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σκαιότητι. ‘Ineptitude.’ Cf. Soph. Ant. 1028 with Jebb's note.

ἀχαριστίας is ‘ungraciousness.’

εἰ μὴ εἴη πάρεργον occurs also in Phaed. 91 A (according to the Bodleian MS). Phrases of this kind seldom admit of variation; for which reason we should hesitate to admit the εἰ μὴ εἰ πάρεργον of Π^{1}.

ὅπως ἄν κτλ. The soul has, so to speak, two strings, the φιλόσοφον and the θυμοειδές, which make a kind of ἁρμονία when they are tuned to the proper pitch by Music and Gymnastic. The θυμοειδές is slackened (ἀνίεται) by μουσική, tightened or braced (ἐπιτείνεται) by γυμναστική (410 D, 411 A—E); conversely, we must suppose that the φιλόσοφον is slackened by γυμναστική, and tightened by μουσική. Music and Gymnastic are therefore both of them necessary for each of the two strings (cf. IV 441 E note), although the slackening of the θυμοειδές of itself also tightens the φιλόσοφον, which is likewise slackened when the tension of the other is increased. Cf. Tim. 88 B, C. The effect of all this musical imagery is to suggest that Character is the Music of the Soul: cf. Lach. 188 D.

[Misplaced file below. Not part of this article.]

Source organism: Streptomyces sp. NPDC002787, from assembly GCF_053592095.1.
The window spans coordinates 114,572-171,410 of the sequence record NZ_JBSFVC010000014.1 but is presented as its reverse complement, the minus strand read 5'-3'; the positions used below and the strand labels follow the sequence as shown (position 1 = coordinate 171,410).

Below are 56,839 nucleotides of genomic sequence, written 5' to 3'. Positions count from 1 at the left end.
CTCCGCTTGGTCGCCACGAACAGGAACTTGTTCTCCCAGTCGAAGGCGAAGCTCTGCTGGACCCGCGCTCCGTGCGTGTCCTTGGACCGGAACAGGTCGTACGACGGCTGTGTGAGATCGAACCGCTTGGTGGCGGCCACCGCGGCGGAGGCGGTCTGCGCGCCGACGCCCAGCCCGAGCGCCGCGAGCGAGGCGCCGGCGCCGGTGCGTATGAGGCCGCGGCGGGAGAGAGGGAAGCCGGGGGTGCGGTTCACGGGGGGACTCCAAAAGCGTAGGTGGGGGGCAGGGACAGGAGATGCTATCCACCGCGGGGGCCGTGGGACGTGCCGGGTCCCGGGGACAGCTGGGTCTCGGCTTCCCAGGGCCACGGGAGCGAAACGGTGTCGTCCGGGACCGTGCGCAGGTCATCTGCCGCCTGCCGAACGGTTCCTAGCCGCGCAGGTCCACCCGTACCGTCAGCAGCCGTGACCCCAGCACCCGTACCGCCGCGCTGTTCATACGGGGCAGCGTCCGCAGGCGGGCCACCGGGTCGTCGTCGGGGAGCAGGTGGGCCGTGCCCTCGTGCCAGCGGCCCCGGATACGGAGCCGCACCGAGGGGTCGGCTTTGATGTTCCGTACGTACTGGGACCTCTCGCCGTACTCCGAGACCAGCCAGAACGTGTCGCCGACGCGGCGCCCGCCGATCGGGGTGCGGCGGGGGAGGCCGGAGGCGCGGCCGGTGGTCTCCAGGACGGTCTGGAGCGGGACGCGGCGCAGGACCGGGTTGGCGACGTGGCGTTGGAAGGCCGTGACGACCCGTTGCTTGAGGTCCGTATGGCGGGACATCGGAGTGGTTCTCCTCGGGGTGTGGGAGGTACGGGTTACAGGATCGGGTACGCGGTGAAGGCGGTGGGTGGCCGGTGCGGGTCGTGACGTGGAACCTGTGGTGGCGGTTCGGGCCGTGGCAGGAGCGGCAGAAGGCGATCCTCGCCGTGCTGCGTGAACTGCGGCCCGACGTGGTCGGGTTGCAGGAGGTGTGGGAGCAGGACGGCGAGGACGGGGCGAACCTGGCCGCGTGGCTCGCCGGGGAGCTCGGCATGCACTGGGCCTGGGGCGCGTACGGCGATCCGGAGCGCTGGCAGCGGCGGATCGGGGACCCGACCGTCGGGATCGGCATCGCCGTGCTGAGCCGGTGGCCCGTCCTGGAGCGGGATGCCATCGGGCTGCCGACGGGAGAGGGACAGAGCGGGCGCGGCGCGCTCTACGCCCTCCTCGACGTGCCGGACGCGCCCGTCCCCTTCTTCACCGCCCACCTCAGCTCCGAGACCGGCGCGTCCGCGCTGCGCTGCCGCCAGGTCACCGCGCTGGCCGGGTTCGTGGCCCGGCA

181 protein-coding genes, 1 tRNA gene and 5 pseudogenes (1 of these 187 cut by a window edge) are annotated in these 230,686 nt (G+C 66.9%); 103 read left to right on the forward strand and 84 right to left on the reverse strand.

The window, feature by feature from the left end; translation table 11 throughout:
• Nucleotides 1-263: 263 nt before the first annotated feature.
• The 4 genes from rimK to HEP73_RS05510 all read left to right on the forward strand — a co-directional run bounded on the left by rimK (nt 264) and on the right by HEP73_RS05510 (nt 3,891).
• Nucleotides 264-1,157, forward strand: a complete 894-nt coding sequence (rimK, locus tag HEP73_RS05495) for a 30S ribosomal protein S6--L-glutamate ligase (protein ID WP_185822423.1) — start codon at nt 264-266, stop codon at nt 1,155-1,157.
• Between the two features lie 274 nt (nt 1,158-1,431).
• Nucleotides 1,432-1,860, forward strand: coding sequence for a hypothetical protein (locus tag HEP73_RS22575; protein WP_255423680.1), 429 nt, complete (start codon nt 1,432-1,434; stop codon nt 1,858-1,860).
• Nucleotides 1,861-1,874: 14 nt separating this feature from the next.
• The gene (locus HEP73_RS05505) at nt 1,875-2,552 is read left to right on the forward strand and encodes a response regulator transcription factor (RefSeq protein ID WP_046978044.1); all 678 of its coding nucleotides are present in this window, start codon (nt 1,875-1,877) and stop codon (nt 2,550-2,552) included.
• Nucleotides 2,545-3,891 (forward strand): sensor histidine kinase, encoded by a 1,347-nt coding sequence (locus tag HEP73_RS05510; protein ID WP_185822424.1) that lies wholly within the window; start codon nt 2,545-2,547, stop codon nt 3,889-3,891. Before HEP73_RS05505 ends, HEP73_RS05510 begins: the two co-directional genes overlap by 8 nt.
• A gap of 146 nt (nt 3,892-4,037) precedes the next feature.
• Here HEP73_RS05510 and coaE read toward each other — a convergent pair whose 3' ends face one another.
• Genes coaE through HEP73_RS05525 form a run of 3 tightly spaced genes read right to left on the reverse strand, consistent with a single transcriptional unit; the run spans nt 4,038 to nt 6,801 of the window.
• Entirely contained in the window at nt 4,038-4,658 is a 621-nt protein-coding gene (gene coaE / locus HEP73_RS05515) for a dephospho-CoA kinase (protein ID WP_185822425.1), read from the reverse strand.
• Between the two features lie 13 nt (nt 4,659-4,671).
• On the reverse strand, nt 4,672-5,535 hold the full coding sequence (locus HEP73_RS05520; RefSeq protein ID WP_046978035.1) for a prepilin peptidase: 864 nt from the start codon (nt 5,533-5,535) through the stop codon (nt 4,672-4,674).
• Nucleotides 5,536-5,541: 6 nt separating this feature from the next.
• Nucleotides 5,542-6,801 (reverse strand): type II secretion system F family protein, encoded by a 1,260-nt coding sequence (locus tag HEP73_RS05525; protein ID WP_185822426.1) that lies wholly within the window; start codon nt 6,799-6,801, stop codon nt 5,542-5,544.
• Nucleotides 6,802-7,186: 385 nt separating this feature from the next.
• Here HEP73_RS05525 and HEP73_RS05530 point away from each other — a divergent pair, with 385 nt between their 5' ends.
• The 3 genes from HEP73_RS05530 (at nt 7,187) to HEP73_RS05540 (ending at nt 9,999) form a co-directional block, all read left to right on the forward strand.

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hide References (4 total)
  • Commentary references from this page (4):
    • Plato, Phaedo, 91a
    • Plato, Laches, 188d
    • Plato, Timaeus, 88b
    • Sophocles, Antigone, 1028
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